Wednesday, December 12, 2012


The first written record concerning my mother’s father’s side of our family, in 1556 in Europe—probably 99 years before a descendant came to North America—is from a tax they paid for a dike protecting farmland in the area from the storm floods of the North Sea.

Gates like these were set into dikes to allow inland streams to flow out, during calm weather. When storm floods threatened, the gates were shut.

The record shows that we owned (under the name “Bremer”) 80 Diemat: about 112 acres, or 45 hectares.

We paid 60 Taler in tax. A Reichstaler back then was a gold coin. In 1573, a milk cow cost 16 Taler. The “Taler” (pronounced “taller”) is the basis for the original U.S. “Dollar.”

* * *
The next written record we have of our family is of our farm’s losses in the big All Saints Flood of November 1, 1570, which drenched farmland for hundreds of miles around:

  • 2 one-year-old steers
  • 1 sheep
  • 8 hogs

  • 20 cows
  • 4 pair oxen
  • 3 pair two-year-old steers
  • 13 one-year-old steers
  • 5 horses
  • 2 foals
  • 2 hogs
  • 7 sheep

On our farm, no homes were washed away (“wechgedreven”) or people drowned (“verdrenckt”). Some farms nearby did worse, some better. Up and down the North Sea Coast, the flood inundated hundreds of miles of coastline. Probably 20,000 people drowned in this single event.

The dike had to be rebuilt, and many sections were rebuilt several hundred feet back from where the old dike had been, so roads and farmland were lost. Because of the sandy soil in that area, a lot of the new dike was rebuilt with wood reinforcements, a very expensive dike-building method.

We continued paying dike taxes for several generations on that farm.

This is the signature of the father of my ancestor who came to New Amsterdam around 1655. It says “Clas Janßen wegen Benser Vogedei”: Clas Janßen, representing the Benser district. Clas was on the local dike committee, and the document, from February 23, 1635, details deterioration in the dikes protecting local farms, and the repairs needed.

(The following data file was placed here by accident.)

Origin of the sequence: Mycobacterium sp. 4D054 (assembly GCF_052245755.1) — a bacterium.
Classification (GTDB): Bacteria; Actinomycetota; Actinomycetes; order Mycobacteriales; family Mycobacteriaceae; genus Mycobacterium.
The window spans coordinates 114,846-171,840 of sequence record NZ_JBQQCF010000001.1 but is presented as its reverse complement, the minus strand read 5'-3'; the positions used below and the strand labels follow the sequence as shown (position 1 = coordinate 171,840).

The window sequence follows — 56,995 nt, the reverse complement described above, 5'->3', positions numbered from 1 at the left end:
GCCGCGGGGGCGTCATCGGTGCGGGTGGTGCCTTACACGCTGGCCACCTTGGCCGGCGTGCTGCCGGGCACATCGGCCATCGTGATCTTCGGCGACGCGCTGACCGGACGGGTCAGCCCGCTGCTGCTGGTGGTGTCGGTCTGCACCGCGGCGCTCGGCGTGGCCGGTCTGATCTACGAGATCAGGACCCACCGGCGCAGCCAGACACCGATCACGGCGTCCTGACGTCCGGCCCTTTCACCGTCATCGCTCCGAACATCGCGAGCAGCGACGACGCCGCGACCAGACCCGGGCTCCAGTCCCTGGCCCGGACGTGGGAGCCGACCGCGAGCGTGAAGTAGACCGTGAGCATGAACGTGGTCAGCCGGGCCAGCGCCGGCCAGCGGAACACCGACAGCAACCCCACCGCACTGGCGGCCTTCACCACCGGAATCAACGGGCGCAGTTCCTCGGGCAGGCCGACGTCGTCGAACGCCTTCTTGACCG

Clas appears to have been intelligent, stubborn, and passionate: His name shows up more often than it probably should have in the records of people fined for fighting, and a local nobleman mentioned him by name, in Latin, in a memoir for Clas’s role in usurping the nobleman’s father’s role in dike maintenance.

* * *

Another huge flood came less than 100 years later, in February 1651. The seas pounded hard enough to split one coastal island in two, and to sink half of another.

A few years later, my ancestors left for the New World, where they could stop worrying about flooded farmland and start thinking instead about when the Indians were going to attack. Two brothers and two sisters moved to Wiltwyck—where Kingston, New York, is today—and three sisters stayed home. One of the sisters who stayed home kept the farm and left it to her son. To this day, Google Earth shows a farmhouse still standing right where an old map shows the family’s house and barn were in 1670.

My ancestor who came to North America, the son of the dike keeper, followed in his father’s footsteps. He was fined for fighting, and for a quarrel he had with a carpenter and his wife (he didn’t exactly call her a witch, but he observed when she was swimming that were she not a witch, she surely would have drowned*); he was fined by the Dutch for keeping company with Lutherans and beaten by the British for refusing to observe Christmas according to their calendar. He also went on to serve on the local council for many years; he read and wrote, raised a large family and was involved in all kinds of commerce, from horse trading to part ownership of a few boats on the Hudson.

But when I read about a storm and a flood in modern times, my mind goes back to the Old World floods before the North Sea dikes were strong enough to hold them out, and my Bremer ancestors who struggled against the rising waters, in times when a big storm hitting the coast could mean thousands of human lives lost, and countless animals.

My mother and my brother standing on the modern North Sea Dike, in the Netherlands, near a statue commemorating the workers who built it.

*In the end, the court was not able to come to a conclusive determination on whether the carpenter’s wife was or was not a witch, but the members of the court encouraged the local populace to strive to get along anyhow.